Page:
NOT FOR PUBLICATION WITHOUT THE APPROVAL OF THE APPELLATE DIVISION
Telephonically argued April 19, 2013
On appeal from the Superior Court of New Jersey, Law Division, Camden County, Municipal Appeal No. 14-2011.
Charles A. Fiore argued the cause for appellant.
Linda A. Shashoua, Assistant Prosecutor, argued the cause for respondent (Warren W. Faulk, Camden County Prosecutor, attorney; Ms. Shashoua, of counsel and on the brief).
Before Judges Sapp-Peterson and Happas.
Following a trial de novo on the record created in the Waterford Township Municipal Court, the Law Division judge found defendant guilty of driving while intoxicated (DWI), N.J.S.A. 39:4-50; refusal to submit to a breathalyzer test, N.J.S.A. 39:4-50.2; and failure to stop, N.J.S.A. 39:4-144. We affirm.
The incident leading to defendant's arrest occurred on October 14, 2010, around 1:23 a.m. At that time, Patrolman Timothy Lyons observed a vehicle proceed through a stop sign without stopping. The officer pulled over the driver, who was subsequently identified as defendant. The officer observed defendant fumbling to retrieve his credentials and detected an odor of alcohol. Field sobriety tests, which included a field breathalyzer, were performed. Defendant failed these tests and was arrested for DWI and other moving violations. At the station, he refused to submit to a formal breathalyzer test, despite being advised that he had no right to refuse.
At trial before the municipal court, defendant moved for recusal of the judge because he planned to initiate litigation against the municipality, which employed the municipal judge and police officers, many of whom regularly appeared before the judge. The judge denied the motion. The judge also denied defendant's motion for disclosure of the cell phone records of the arresting officer and Sergeant Joseph McNally, who was present at the station when defendant was brought in, witnessed defendant's conduct, and also purportedly had a relationship with defendant's former wife. Defendant claimed the discovery was relevant to show that Lyons and McNally had communicated on the evening of his arrest and coordinated a pattern of harassment.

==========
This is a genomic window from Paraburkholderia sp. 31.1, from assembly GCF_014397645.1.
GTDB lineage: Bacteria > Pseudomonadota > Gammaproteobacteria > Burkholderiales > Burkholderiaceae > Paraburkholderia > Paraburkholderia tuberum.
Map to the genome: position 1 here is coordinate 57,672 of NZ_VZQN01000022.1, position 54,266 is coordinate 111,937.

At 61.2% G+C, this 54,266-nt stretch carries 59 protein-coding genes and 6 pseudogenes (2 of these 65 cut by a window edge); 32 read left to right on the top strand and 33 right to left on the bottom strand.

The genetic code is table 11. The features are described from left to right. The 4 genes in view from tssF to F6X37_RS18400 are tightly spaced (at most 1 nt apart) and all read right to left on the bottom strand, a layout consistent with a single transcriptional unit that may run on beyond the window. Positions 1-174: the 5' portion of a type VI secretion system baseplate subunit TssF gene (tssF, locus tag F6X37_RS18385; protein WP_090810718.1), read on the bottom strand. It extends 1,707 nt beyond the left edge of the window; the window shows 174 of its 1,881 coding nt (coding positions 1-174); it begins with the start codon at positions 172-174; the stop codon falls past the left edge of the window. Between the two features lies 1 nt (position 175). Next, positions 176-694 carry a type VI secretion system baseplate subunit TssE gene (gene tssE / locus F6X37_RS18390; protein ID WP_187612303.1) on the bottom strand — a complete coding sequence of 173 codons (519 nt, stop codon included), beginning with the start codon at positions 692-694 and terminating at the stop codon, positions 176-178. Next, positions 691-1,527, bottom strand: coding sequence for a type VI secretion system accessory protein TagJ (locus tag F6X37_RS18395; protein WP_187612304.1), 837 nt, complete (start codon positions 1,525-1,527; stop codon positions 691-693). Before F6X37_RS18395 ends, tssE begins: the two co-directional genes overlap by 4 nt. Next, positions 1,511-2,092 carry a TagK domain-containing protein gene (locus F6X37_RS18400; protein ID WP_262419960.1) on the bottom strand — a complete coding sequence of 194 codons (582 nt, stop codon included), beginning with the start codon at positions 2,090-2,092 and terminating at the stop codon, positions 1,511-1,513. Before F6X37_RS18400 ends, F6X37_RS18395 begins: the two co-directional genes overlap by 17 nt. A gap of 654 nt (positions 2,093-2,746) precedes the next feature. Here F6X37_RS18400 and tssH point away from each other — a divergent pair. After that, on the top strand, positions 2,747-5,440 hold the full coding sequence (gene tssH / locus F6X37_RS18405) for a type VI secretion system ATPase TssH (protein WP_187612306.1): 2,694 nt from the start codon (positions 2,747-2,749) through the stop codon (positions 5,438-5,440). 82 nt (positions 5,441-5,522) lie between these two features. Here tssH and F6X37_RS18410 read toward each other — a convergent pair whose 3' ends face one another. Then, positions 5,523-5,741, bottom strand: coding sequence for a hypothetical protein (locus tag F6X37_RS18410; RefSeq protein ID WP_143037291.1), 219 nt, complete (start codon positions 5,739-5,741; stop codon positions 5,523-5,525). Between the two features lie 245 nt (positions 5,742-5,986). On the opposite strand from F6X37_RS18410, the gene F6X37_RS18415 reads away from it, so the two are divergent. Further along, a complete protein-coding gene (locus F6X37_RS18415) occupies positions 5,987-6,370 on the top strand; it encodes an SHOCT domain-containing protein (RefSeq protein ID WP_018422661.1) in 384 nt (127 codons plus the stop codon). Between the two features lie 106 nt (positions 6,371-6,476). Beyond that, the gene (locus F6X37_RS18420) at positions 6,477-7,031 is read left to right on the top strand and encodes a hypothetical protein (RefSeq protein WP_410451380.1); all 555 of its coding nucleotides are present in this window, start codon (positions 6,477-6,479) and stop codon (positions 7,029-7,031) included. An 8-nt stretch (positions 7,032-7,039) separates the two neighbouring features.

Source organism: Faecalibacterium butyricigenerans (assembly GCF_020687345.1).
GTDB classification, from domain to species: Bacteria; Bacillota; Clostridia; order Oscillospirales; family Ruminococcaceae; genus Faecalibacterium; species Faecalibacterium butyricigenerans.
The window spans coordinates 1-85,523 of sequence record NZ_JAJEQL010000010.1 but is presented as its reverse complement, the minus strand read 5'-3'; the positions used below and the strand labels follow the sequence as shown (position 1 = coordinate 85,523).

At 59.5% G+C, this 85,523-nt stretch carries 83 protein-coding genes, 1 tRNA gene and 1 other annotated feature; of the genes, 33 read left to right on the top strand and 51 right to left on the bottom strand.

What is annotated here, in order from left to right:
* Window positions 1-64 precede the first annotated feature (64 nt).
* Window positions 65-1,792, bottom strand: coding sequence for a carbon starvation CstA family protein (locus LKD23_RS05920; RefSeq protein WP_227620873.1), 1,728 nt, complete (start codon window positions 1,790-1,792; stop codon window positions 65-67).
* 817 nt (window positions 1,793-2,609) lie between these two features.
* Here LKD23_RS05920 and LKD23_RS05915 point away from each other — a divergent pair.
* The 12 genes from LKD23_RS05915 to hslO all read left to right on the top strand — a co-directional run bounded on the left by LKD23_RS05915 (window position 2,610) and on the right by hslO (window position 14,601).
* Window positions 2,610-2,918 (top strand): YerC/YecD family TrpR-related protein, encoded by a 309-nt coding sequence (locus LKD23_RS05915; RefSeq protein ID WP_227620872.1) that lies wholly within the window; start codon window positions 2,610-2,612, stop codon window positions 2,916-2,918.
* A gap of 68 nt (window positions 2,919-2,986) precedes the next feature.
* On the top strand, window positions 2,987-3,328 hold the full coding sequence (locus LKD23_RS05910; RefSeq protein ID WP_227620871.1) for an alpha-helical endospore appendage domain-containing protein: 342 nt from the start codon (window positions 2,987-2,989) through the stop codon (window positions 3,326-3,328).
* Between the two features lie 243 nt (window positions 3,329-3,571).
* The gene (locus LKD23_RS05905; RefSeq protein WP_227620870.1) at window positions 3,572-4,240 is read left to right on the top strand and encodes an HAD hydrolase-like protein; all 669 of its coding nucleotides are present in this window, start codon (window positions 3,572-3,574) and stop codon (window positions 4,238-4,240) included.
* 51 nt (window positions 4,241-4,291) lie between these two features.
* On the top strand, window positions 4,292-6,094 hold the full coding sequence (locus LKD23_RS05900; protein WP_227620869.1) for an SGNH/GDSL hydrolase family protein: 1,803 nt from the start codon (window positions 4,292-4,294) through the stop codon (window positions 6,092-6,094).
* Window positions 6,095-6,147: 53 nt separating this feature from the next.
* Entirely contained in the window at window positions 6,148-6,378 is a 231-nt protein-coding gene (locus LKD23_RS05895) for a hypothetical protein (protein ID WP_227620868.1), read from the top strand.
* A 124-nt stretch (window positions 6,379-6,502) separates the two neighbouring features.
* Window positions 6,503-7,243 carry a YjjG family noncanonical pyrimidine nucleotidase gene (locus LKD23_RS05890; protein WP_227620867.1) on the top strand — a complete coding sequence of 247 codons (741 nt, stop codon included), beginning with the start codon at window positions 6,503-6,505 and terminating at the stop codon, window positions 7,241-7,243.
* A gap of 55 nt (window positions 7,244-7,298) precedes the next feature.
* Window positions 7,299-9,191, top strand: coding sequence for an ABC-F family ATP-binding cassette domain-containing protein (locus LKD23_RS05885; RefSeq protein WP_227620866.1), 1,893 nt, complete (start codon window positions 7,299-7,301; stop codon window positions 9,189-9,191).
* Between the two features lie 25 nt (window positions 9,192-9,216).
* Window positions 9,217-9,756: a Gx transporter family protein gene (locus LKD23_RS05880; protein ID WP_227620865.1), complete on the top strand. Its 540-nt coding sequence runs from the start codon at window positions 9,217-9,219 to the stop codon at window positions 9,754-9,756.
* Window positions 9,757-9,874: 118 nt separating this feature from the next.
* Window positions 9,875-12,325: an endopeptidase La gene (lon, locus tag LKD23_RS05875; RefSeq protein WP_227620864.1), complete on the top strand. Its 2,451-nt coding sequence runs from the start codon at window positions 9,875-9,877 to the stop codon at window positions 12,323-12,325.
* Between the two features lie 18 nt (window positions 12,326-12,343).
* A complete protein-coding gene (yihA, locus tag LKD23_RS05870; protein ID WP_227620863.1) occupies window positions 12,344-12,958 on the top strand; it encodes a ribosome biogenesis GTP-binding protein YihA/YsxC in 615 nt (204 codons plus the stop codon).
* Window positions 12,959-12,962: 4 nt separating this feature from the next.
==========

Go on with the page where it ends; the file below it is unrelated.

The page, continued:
The municipal judge credited the officers' testimony and found defendant guilty of the DWI, refusal, and failure to stop. The judge acquitted defendant of careless driving. On appeal de novo, the Law Division judge once again found defendant guilty. The judge, while recognizing the fact of potential litigation against the police and municipality, noted there had been no issues involving the municipal court judge. Giving deference to the municipal judge's credibility determination, the Law Division judge found the testimony about defendant's bloodshot eyes, slurred speech, slow speech, and admission that he had been drinking, were unrefuted facts. Additionally, the judge noted that despite the considerable expert testimony offered regarding the deficiencies in the field sobriety tests administered, defendant's own expert concluded at trial that defendant clearly failed the walk-and-turn test. The judge also rejected the claims that defendant was confused when he refused to submit to the Alcotest. The present appeal followed.
On appeal, defendant raises the following points for our consideration:
THE COURT SHOULD HAVE GRANTED THE DEFENDANT'S ...